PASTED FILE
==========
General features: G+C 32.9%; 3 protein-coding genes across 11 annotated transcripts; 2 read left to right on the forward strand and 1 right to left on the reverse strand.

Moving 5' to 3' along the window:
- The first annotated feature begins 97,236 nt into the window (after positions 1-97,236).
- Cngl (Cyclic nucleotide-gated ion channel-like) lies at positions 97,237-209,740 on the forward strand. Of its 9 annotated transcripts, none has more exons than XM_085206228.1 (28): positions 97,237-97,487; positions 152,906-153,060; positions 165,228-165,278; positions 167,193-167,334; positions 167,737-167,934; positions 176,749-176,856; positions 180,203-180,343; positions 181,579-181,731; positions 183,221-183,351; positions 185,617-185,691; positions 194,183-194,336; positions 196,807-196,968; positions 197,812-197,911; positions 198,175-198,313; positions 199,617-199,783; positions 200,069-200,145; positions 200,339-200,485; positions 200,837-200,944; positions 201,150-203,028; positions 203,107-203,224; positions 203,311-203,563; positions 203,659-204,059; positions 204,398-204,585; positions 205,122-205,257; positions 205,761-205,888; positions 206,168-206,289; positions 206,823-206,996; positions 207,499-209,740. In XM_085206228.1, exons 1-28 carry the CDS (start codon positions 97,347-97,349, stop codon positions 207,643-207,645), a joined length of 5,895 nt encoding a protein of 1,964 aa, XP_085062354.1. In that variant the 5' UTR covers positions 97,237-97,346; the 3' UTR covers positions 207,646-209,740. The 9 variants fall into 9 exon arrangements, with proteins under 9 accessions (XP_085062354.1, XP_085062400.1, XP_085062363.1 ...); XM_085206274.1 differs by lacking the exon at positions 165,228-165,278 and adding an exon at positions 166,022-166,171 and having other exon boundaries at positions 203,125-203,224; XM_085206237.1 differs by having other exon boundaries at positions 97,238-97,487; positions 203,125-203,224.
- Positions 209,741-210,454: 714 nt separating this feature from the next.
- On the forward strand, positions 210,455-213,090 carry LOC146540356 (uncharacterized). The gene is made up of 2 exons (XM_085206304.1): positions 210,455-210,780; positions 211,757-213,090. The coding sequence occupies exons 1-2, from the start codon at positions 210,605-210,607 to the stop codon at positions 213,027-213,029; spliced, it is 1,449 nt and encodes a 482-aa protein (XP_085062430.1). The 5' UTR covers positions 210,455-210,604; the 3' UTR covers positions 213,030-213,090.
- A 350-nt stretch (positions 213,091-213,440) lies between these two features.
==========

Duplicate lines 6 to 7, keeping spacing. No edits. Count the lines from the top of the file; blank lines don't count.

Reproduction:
- On the forward strand, positions 210,455-213,090 carry LOC146540356 (uncharacterized). The gene is made up of 2 exons (XM_085206304.1): positions 210,455-210,780; positions 211,757-213,090. The coding sequence occupies exons 1-2, from the start codon at positions 210,605-210,607 to the stop codon at positions 213,027-213,029; spliced, it is 1,449 nt and encodes a 482-aa protein (XP_085062430.1). The 5' UTR covers positions 210,455-210,604; the 3' UTR covers positions 213,030-213,090.
- A 350-nt stretch (positions 213,091-213,440) lies between these two features.